Use Of Foreshadowing In Shirley Jackson's The Lottery

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Shirley Jackson adopts foreshadowing, akin to a premonition, as she indicates that this seemingly serene community is directed towards a turbulent event. The first revelation is that of the stoning, Jackson writes that the boys stuff their “pockets full of stones,” and the author continues explaining that they “make a great pile of stones in one corner of the square.” Indicating their fear, the “small children… cling to the hands of their older” siblings, as the boys create the stone pile. Jackson continues foreshadowing the stoning as she informs her audience that the men keep their distance “from the pile of stones in the corner” as they “smile rather than laugh” (251). The audience is now aware that there is a pile of stones, which strikes fear into both the young and the old, conceding that these stones intentions are to cause harm. …show more content…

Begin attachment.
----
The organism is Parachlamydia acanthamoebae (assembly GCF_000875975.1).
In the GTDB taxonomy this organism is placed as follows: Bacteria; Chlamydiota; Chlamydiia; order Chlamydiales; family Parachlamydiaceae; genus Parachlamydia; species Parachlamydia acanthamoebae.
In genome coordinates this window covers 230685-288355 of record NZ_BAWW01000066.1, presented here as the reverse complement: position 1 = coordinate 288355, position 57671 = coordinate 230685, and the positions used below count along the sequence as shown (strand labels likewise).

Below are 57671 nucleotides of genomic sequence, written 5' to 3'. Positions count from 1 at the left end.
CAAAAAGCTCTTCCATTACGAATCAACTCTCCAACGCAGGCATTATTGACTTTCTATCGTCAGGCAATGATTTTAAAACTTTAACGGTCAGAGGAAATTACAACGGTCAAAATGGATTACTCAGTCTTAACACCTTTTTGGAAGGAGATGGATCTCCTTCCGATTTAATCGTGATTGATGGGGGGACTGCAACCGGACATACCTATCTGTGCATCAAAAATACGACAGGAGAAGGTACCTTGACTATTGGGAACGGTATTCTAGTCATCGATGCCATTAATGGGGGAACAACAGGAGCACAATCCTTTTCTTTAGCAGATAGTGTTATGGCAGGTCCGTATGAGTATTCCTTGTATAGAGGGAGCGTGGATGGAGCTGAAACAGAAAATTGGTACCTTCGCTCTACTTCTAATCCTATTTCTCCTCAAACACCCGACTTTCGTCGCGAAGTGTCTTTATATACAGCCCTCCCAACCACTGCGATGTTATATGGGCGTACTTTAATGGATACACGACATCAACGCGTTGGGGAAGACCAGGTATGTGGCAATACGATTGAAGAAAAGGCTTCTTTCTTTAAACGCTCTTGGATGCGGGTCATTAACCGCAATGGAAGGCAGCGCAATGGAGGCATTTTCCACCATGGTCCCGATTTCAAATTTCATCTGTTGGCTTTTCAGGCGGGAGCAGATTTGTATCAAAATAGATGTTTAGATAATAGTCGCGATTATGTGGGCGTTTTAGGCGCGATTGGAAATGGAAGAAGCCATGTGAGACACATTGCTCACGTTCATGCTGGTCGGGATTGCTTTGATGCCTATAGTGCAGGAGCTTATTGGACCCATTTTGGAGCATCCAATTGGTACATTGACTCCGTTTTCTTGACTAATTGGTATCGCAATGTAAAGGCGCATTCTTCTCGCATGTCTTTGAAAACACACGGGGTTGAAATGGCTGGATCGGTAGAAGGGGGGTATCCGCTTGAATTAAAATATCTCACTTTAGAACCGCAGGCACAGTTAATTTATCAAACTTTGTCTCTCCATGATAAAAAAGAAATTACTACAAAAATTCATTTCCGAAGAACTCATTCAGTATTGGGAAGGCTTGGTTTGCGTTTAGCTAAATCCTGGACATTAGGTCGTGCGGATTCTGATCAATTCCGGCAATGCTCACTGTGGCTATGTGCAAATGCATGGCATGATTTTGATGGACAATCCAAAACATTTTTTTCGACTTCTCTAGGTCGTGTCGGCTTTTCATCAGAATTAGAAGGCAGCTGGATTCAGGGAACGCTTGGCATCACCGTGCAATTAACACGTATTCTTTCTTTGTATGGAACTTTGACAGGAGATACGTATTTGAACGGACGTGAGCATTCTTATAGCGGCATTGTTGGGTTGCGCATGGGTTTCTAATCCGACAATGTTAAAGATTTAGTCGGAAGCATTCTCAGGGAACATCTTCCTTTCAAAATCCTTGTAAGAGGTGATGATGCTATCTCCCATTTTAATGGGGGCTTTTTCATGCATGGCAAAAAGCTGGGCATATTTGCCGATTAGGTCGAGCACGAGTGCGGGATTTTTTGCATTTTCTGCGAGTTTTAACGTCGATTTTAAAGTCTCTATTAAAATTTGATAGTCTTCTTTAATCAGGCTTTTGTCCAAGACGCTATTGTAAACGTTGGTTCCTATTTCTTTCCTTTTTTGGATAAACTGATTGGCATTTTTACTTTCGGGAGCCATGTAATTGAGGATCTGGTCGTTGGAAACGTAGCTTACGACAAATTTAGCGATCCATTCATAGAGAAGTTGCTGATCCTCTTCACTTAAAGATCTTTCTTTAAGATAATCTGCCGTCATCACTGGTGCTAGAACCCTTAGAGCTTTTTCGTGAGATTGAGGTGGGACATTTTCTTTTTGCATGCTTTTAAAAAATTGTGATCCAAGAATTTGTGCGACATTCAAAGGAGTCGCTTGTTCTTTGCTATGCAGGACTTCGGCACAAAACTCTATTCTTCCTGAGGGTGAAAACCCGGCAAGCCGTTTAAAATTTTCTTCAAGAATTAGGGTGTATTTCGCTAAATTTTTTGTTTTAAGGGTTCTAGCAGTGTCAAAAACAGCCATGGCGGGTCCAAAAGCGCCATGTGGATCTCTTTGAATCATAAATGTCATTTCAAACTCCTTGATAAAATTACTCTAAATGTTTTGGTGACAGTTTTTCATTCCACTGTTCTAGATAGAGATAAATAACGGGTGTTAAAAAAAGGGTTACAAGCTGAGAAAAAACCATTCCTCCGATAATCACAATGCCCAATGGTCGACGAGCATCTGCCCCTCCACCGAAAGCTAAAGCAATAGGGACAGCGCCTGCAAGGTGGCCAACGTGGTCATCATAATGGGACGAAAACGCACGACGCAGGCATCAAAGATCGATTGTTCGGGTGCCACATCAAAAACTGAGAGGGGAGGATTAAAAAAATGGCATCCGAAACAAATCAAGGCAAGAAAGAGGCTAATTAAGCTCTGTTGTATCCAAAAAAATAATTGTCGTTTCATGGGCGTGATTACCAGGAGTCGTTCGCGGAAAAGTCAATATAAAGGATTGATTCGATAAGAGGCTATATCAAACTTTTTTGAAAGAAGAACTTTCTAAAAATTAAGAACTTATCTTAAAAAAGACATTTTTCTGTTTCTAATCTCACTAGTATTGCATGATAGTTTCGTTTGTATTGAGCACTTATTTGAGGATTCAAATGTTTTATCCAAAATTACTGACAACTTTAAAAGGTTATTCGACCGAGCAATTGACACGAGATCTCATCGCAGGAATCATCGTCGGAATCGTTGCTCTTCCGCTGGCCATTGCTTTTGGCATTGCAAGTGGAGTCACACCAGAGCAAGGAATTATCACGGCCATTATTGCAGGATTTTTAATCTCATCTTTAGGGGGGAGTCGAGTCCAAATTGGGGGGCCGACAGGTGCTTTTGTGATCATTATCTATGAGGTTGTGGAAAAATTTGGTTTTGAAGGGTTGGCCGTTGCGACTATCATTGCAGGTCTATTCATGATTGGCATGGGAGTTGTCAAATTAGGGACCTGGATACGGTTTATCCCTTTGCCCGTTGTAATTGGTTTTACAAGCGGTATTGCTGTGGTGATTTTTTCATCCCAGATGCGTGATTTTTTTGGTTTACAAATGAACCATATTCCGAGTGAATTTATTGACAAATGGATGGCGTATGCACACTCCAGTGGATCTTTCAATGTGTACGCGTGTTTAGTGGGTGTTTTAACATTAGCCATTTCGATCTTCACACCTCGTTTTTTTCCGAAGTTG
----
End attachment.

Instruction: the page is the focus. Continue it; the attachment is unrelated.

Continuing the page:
Historically, the lottery officiate performs “a recital of some sort… a perfunctory tuneless chant” and is also responsible for “a ritual salute… addressing each person” (Jackson 252). Jackson’s ominous revelation, of what is to come, is eerily similar to the ancient Aztec practice where there is “an unceasing round of elaborate… calendar rites- akin to a fiesta” which precedes games and human sacrifices (Kerkhove